Born on this day in 1854, she was a major principal in the establishment of one of the premier medical schools in the country.
Mary Elizabeth Garrett was the youngest and only daughter of John Work Garrett, owner of the B & O Railroad. She grew up amid wealth and privilege, and learned at an early age that with great wealth comes great responsibility. From her father and grandfather, she learned the value of business and philanthropy.
Despite all her advantages, she was still a woman and felt distinctly the disadvantage of her sex. As a young woman, she'd often accompanied her father and participated with him in business ventures. After his death, the same men she'd dealt with by her father's side refused to acknowledge her.
She spent the rest of her life opening doors and opportunities for women, most likely because she herself had been denied such opportunities. She became interested in schools, donating large amounts of money to Bryn Mawr and at least one other in order to help establish and solidify their financial footing. Her charitable donations, however, always came with strings which benefited women.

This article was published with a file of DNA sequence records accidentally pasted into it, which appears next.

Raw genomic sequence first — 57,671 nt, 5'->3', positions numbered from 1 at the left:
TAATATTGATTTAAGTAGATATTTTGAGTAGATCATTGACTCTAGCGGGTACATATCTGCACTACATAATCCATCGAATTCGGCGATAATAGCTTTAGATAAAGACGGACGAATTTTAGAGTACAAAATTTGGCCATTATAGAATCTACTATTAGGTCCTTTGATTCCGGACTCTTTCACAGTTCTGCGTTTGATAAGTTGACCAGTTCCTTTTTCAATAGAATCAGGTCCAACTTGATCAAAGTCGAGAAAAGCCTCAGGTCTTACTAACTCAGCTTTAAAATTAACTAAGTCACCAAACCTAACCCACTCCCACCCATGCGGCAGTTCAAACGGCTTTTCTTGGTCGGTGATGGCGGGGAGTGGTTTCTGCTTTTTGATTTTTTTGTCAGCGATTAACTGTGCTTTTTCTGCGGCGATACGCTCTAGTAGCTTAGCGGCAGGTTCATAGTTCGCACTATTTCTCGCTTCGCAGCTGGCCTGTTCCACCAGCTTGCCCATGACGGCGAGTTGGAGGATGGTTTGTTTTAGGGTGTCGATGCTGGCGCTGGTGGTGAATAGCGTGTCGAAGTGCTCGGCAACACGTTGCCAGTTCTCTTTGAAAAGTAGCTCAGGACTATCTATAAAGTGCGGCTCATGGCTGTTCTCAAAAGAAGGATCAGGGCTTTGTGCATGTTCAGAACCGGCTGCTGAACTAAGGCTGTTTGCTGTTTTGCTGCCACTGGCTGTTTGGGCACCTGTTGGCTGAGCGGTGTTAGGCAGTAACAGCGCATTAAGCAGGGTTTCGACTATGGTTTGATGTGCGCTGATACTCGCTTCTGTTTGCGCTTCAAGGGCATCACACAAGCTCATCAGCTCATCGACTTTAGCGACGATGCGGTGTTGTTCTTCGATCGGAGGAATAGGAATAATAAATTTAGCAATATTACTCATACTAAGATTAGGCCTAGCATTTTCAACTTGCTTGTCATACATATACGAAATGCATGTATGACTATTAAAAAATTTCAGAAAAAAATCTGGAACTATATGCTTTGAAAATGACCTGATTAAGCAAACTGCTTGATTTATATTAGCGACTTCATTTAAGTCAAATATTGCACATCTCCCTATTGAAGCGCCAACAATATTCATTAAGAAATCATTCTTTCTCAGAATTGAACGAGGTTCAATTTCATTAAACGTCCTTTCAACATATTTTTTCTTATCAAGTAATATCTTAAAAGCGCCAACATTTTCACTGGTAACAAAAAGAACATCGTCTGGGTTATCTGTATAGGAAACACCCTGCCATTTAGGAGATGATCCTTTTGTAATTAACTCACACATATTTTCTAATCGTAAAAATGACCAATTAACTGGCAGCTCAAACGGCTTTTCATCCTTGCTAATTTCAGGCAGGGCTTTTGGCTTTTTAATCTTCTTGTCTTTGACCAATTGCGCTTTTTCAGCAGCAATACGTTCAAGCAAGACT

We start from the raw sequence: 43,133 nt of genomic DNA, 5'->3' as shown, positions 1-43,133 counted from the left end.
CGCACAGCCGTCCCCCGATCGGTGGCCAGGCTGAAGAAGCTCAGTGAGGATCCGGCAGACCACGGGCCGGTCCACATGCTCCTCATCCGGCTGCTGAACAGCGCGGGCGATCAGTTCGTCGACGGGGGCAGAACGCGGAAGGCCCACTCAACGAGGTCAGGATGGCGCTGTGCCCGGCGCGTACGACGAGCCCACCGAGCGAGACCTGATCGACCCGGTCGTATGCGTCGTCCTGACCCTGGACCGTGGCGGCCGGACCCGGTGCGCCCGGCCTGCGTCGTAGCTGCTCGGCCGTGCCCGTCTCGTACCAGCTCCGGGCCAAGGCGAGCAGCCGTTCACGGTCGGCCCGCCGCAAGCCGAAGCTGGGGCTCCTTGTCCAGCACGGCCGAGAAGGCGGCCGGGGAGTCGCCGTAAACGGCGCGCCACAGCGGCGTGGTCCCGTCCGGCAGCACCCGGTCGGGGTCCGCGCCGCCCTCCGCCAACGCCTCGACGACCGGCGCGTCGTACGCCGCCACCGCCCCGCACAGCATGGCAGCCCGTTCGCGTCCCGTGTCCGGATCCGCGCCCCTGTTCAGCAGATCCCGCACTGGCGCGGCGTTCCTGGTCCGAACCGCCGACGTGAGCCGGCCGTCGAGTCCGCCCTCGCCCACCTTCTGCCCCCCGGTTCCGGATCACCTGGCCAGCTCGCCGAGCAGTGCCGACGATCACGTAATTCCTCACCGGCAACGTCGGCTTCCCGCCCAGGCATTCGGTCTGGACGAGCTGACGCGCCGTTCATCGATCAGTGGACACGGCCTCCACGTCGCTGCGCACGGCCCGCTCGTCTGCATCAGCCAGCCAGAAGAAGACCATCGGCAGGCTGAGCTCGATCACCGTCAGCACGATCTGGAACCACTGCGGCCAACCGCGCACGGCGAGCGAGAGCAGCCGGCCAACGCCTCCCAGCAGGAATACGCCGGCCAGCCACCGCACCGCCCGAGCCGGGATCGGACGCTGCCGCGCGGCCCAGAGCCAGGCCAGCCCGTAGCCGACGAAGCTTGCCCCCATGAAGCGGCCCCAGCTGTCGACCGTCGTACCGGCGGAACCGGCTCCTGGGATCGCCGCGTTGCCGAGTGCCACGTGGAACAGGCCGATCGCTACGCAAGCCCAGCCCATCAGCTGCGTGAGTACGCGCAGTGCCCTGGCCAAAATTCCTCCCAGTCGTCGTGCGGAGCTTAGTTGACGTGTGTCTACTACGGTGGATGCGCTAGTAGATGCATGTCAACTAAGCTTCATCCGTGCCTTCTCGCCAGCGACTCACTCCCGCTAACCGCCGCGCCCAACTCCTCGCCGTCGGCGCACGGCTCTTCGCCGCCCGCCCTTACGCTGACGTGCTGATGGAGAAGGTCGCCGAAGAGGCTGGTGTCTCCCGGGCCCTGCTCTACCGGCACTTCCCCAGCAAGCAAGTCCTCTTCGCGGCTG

She was also involved in the suffrage movement, associating with Susan B. Anthony, Anna Howard Shaw, and Julia Ward Howe, and provided large donations to that movement as well.Today's Question: Mary Elizabeth Garrett personally donated most of the money which allowed a now-prominent medical school to open its doors to its first class. One of the stipulations which accompanied the donation was that women would be admitted and treated the same as men. The school, which up until then would not allow women to attend classes with men, eventually agreed. Name that school.
Labels: Women's History